To the adults who say that a system of rewards is using “bribery” I say, do you feel that getting paid by your employer is bribery? Why don’t we get tired of working for money? Because the material world is always coming up with more and better things for us to want and buy. If it didn’t we would have all that we need by the time we are 30 and money would become less important to us? I don’t want to get off on a tangent here about our materialistic values and whether they are serving us or not, but as long as we live in a world where money is valued and we continue to work hard for it, we cannot complain that a similar system works well for our children.
With girls it all works quite differently. If we express that we are cross with them and even get to the point where we “don’t want to see them until they can behave better,” they are often so worried about the relationship itself that they will get their behaviour under control. They may try to use their superior verbal skills to defend themselves and argue their points and their merits, try to blame another sibling, but in the end if we maintain our position, they will comply because relationship is everything to them. Girls maintain the belief that talk alone can change the nature of a relationship. Many more women girls enter into psychotherapy as adults, willingly, than men, and it is more often the mothers who bring their sons. If psychotherapy is to be successful with the boys, we must be more action oriented and less verbal.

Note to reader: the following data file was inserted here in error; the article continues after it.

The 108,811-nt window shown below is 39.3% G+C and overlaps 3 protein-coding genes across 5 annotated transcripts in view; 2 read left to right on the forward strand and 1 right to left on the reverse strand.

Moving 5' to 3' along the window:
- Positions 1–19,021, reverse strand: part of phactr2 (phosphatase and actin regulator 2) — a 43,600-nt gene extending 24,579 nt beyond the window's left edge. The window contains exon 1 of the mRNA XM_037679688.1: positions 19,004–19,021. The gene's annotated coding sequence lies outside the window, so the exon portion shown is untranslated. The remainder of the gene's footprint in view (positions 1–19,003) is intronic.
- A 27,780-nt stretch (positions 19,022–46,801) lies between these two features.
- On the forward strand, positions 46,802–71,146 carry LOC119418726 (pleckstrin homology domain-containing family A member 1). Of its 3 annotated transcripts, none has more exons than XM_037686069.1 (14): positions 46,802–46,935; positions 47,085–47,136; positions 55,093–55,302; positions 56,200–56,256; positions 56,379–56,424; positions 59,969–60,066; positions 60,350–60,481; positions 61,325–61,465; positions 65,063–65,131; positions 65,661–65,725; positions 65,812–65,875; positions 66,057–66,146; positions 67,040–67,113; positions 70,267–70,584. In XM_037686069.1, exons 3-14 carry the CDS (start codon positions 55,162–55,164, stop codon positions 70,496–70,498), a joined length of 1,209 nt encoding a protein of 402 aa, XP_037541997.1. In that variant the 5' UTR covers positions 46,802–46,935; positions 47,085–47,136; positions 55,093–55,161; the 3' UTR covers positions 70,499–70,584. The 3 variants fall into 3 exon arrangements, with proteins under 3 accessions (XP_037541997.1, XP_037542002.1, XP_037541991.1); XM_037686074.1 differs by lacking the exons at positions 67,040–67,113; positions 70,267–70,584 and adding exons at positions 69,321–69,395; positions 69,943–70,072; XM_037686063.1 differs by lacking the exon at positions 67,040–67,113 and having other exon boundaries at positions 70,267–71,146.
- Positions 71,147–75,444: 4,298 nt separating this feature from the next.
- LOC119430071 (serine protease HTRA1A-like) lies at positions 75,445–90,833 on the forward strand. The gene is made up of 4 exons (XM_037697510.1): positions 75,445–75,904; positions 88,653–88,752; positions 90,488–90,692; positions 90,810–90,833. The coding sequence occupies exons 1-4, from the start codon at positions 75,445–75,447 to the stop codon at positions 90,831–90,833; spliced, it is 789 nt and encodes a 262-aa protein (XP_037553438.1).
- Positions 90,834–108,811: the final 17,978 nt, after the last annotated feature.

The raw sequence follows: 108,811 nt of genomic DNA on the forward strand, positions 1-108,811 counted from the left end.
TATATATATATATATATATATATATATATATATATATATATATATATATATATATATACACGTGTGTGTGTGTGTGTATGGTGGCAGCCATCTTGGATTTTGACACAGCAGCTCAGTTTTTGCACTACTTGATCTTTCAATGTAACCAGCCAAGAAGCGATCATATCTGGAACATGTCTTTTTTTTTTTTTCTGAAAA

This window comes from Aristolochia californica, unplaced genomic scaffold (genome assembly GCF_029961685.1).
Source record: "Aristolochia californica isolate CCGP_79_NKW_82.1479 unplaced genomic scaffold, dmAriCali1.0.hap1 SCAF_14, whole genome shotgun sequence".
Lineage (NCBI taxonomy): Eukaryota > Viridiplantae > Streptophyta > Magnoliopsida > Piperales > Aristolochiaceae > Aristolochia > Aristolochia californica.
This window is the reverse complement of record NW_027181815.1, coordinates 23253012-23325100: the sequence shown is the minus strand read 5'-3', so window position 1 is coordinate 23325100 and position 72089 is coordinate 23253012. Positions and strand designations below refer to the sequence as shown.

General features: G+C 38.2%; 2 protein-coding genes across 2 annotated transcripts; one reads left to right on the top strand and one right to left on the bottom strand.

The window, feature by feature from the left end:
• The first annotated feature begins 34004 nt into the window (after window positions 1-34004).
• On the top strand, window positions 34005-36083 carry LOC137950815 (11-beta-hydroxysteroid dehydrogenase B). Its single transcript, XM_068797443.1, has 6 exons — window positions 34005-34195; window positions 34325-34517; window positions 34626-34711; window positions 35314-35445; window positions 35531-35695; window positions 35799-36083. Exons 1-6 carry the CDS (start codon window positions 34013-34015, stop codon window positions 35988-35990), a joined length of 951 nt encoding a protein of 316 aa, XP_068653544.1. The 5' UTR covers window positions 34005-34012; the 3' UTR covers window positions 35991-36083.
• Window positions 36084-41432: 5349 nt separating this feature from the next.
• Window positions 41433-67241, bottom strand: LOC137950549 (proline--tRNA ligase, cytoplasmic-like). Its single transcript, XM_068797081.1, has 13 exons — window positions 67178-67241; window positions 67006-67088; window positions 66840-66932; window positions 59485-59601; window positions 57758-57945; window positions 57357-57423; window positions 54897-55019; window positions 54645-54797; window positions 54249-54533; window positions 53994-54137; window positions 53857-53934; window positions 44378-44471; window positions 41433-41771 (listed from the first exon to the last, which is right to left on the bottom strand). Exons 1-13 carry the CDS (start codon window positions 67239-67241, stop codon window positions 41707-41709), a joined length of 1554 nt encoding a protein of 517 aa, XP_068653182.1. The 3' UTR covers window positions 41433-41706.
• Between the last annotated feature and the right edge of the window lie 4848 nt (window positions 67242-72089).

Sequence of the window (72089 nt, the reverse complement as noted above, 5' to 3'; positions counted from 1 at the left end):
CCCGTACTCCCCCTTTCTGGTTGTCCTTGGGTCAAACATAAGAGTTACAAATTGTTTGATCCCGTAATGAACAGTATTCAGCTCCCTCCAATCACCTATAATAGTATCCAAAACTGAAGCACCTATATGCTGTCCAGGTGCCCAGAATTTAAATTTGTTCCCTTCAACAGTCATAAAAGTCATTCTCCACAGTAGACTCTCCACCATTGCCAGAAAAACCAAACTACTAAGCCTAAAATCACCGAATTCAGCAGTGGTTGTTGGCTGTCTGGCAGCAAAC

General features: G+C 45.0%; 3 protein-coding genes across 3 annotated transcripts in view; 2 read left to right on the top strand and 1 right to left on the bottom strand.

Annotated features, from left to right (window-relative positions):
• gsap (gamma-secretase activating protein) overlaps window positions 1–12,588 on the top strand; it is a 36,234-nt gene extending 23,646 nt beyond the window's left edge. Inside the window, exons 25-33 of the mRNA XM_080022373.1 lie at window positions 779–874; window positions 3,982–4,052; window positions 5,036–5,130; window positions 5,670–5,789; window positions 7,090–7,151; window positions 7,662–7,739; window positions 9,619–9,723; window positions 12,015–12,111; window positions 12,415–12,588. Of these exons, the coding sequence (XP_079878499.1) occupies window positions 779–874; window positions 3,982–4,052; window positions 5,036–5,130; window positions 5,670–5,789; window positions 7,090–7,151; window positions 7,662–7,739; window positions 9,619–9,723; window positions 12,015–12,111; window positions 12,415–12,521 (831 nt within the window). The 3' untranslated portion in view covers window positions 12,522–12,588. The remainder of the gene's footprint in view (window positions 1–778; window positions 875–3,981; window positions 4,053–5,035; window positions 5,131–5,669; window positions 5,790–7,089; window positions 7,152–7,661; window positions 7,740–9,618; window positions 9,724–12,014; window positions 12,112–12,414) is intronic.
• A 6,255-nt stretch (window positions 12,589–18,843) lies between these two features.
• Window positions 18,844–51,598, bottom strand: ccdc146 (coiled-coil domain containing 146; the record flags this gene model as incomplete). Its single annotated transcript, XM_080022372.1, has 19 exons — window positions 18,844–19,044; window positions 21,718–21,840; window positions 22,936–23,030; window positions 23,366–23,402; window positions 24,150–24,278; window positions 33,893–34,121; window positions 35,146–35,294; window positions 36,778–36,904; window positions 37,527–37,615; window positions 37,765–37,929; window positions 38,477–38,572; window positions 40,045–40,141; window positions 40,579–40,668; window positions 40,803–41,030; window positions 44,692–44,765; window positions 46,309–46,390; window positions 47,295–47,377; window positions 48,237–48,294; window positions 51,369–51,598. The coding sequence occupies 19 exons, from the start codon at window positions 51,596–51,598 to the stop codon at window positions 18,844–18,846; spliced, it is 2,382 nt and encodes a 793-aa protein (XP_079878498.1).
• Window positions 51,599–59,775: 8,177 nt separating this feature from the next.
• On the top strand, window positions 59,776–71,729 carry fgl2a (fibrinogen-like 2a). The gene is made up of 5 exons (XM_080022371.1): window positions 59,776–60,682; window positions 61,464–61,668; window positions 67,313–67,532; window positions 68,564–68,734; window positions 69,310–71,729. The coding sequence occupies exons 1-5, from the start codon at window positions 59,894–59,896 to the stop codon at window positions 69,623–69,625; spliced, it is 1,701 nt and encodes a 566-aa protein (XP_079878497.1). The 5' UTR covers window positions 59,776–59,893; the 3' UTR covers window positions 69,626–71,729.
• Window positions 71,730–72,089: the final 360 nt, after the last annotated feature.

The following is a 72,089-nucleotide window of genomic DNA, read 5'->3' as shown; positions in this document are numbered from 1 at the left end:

Fathers, in general, use a more action oriented approach “Show me by your actions you are sorry,” hence they are often more successful gaining compliance from their sons. I believe the explanation offered here makes more sense than the one often given, which is that fathers have a deeper voice. It is also more hopeful, in that few mothers have considered altering their voice box. One can, much more easily, begin to think from a male perspective and use the language of action and hence be more understood by our sons.
In summary, boys respect action and not words. Maybe it’s because they’re not as good with the words as the girls are. Maybe it’s because actions simply speak louder and more clearly. For whatever reason, if we want to have their respect we have to do what they respect and act more clearly so they get the message. Girls do respect the words because through words we express our relationship with others.